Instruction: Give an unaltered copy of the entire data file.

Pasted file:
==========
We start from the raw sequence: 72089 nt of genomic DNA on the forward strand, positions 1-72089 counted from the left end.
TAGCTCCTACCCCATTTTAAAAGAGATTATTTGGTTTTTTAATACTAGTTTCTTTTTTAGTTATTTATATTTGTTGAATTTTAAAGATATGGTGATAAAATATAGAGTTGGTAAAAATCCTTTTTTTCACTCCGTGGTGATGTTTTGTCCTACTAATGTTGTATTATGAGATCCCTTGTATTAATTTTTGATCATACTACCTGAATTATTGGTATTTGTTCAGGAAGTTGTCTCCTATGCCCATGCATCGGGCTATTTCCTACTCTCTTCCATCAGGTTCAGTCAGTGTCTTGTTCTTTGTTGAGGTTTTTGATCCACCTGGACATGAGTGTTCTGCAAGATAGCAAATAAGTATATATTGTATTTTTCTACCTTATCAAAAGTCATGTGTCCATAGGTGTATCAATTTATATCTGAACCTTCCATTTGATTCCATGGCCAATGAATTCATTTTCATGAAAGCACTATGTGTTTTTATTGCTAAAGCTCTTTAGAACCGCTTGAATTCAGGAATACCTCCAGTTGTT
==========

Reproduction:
We start from the raw sequence: 72089 nt of genomic DNA on the forward strand, positions 1-72089 counted from the left end.
TAGCTCCTACCCCATTTTAAAAGAGATTATTTGGTTTTTTAATACTAGTTTCTTTTTTAGTTATTTATATTTGTTGAATTTTAAAGATATGGTGATAAAATATAGAGTTGGTAAAAATCCTTTTTTTCACTCCGTGGTGATGTTTTGTCCTACTAATGTTGTATTATGAGATCCCTTGTATTAATTTTTGATCATACTACCTGAATTATTGGTATTTGTTCAGGAAGTTGTCTCCTATGCCCATGCATCGGGCTATTTCCTACTCTCTTCCATCAGGTTCAGTCAGTGTCTTGTTCTTTGTTGAGGTTTTTGATCCACCTGGACATGAGTGTTCTGCAAGATAGCAAATAAGTATATATTGTATTTTTCTACCTTATCAAAAGTCATGTGTCCATAGGTGTATCAATTTATATCTGAACCTTCCATTTGATTCCATGGCCAATGAATTCATTTTCATGAAAGCACTATGTGTTTTTATTGCTAAAGCTCTTTAGAACCGCTTGAATTCAGGAATACCTCCAGTTGTT